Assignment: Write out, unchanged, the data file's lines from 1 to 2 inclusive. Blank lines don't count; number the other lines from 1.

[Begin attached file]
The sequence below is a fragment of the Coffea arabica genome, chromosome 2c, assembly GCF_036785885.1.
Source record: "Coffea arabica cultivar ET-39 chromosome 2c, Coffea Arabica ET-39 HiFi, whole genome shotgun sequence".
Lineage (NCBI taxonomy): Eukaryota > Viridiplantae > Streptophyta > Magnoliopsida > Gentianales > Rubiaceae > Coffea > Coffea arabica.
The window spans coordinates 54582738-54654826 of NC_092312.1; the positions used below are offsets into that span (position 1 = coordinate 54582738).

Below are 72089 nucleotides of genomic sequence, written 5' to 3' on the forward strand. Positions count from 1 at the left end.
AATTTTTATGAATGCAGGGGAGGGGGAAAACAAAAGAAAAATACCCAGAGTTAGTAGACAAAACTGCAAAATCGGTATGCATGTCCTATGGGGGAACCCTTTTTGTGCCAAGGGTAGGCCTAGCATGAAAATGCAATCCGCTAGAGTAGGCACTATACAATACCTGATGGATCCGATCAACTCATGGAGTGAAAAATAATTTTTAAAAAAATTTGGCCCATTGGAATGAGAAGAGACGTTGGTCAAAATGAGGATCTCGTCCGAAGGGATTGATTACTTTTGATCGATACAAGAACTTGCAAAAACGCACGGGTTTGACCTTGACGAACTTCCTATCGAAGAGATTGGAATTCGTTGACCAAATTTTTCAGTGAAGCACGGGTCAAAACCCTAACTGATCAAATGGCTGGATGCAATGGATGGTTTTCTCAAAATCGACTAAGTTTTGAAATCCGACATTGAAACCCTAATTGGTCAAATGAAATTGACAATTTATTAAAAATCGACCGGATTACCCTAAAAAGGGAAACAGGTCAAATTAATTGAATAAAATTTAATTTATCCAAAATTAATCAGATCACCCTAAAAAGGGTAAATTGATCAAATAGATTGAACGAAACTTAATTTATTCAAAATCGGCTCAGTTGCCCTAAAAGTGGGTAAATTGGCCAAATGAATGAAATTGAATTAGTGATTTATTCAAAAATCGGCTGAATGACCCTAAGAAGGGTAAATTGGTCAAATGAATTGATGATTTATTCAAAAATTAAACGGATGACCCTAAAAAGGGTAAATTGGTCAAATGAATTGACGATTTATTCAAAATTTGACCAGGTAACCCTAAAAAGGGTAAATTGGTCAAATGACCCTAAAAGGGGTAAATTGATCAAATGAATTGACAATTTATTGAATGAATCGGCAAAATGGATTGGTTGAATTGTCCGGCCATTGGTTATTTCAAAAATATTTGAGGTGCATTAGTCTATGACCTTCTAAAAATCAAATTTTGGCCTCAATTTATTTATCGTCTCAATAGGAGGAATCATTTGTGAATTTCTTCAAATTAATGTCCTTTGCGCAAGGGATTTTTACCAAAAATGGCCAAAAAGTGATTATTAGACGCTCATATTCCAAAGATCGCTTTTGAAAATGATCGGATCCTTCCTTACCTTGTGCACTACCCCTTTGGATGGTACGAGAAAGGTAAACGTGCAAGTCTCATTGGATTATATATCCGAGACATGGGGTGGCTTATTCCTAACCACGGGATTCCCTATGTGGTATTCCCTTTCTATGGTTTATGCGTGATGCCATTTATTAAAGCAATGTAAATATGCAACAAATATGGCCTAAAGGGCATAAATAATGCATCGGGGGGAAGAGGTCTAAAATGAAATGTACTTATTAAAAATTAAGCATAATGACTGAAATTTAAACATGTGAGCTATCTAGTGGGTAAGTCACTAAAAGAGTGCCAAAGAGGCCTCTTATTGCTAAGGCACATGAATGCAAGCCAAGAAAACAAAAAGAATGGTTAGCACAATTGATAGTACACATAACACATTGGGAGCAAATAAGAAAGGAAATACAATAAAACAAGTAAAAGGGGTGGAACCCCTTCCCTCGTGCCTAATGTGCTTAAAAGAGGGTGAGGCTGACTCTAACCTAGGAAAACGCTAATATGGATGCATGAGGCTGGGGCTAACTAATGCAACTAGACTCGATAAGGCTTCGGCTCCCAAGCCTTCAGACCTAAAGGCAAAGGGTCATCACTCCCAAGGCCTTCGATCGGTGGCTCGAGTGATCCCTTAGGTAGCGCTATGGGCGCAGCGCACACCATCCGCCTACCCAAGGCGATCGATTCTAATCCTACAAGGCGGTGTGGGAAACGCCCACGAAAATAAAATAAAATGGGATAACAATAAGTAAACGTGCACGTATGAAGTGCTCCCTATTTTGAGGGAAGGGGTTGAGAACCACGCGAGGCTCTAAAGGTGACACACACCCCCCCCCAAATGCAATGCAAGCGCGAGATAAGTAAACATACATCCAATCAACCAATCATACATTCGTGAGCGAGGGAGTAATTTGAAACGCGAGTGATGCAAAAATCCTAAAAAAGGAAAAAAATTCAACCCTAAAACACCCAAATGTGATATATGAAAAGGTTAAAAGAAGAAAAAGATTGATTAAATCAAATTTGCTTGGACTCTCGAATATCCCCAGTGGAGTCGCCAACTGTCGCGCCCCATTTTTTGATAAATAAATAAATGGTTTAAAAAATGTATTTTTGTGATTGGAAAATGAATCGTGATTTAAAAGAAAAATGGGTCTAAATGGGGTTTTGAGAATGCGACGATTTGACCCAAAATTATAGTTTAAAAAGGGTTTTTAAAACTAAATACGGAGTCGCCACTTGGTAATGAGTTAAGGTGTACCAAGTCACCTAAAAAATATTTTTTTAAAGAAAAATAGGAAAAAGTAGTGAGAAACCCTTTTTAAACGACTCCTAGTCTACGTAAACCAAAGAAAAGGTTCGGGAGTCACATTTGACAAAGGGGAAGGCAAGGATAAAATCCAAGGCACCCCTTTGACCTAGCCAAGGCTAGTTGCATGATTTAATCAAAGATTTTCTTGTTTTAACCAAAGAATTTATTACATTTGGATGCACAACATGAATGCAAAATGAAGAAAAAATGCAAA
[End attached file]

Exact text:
The sequence below is a fragment of the Coffea arabica genome, chromosome 2c, assembly GCF_036785885.1.
Source record: "Coffea arabica cultivar ET-39 chromosome 2c, Coffea Arabica ET-39 HiFi, whole genome shotgun sequence".